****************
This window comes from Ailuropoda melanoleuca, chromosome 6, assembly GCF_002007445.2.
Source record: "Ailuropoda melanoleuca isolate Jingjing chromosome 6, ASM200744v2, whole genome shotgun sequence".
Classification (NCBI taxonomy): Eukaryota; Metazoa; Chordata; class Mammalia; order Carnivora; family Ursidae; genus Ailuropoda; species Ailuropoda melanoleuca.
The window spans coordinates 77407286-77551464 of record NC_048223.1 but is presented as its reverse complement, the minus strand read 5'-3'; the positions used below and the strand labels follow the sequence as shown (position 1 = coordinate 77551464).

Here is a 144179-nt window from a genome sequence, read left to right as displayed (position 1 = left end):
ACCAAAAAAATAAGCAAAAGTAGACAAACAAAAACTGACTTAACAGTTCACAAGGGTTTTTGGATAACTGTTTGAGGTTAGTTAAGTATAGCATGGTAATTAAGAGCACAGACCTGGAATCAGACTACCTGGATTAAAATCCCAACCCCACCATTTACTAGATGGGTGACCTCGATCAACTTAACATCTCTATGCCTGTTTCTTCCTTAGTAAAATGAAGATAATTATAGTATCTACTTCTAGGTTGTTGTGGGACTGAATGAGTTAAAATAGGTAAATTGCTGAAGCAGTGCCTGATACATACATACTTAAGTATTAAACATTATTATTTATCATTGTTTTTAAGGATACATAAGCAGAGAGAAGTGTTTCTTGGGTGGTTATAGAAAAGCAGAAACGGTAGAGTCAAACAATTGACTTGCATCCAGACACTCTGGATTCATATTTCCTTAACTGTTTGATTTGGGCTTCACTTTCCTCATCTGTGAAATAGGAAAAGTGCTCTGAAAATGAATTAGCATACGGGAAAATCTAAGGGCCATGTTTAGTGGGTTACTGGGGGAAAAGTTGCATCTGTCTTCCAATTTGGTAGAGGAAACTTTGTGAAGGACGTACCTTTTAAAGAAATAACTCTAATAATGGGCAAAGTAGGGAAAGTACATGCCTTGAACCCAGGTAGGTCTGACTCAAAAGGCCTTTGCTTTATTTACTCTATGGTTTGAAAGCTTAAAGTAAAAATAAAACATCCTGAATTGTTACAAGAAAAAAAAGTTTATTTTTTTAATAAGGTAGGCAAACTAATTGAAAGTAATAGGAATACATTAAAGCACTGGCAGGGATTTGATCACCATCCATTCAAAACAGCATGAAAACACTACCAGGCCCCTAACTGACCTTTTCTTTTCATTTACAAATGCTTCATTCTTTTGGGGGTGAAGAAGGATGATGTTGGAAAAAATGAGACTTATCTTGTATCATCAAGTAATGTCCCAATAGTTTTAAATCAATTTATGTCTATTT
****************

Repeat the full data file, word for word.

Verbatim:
This window comes from Ailuropoda melanoleuca, chromosome 6, assembly GCF_002007445.2.
Source record: "Ailuropoda melanoleuca isolate Jingjing chromosome 6, ASM200744v2, whole genome shotgun sequence".
Classification (NCBI taxonomy): Eukaryota; Metazoa; Chordata; class Mammalia; order Carnivora; family Ursidae; genus Ailuropoda; species Ailuropoda melanoleuca.
The window spans coordinates 77407286-77551464 of record NC_048223.1 but is presented as its reverse complement, the minus strand read 5'-3'; the positions used below and the strand labels follow the sequence as shown (position 1 = coordinate 77551464).

Here is a 144179-nt window from a genome sequence, read left to right as displayed (position 1 = left end):
ACCAAAAAAATAAGCAAAAGTAGACAAACAAAAACTGACTTAACAGTTCACAAGGGTTTTTGGATAACTGTTTGAGGTTAGTTAAGTATAGCATGGTAATTAAGAGCACAGACCTGGAATCAGACTACCTGGATTAAAATCCCAACCCCACCATTTACTAGATGGGTGACCTCGATCAACTTAACATCTCTATGCCTGTTTCTTCCTTAGTAAAATGAAGATAATTATAGTATCTACTTCTAGGTTGTTGTGGGACTGAATGAGTTAAAATAGGTAAATTGCTGAAGCAGTGCCTGATACATACATACTTAAGTATTAAACATTATTATTTATCATTGTTTTTAAGGATACATAAGCAGAGAGAAGTGTTTCTTGGGTGGTTATAGAAAAGCAGAAACGGTAGAGTCAAACAATTGACTTGCATCCAGACACTCTGGATTCATATTTCCTTAACTGTTTGATTTGGGCTTCACTTTCCTCATCTGTGAAATAGGAAAAGTGCTCTGAAAATGAATTAGCATACGGGAAAATCTAAGGGCCATGTTTAGTGGGTTACTGGGGGAAAAGTTGCATCTGTCTTCCAATTTGGTAGAGGAAACTTTGTGAAGGACGTACCTTTTAAAGAAATAACTCTAATAATGGGCAAAGTAGGGAAAGTACATGCCTTGAACCCAGGTAGGTCTGACTCAAAAGGCCTTTGCTTTATTTACTCTATGGTTTGAAAGCTTAAAGTAAAAATAAAACATCCTGAATTGTTACAAGAAAAAAAAGTTTATTTTTTTAATAAGGTAGGCAAACTAATTGAAAGTAATAGGAATACATTAAAGCACTGGCAGGGATTTGATCACCATCCATTCAAAACAGCATGAAAACACTACCAGGCCCCTAACTGACCTTTTCTTTTCATTTACAAATGCTTCATTCTTTTGGGGGTGAAGAAGGATGATGTTGGAAAAAATGAGACTTATCTTGTATCATCAAGTAATGTCCCAATAGTTTTAAATCAATTTATGTCTATTT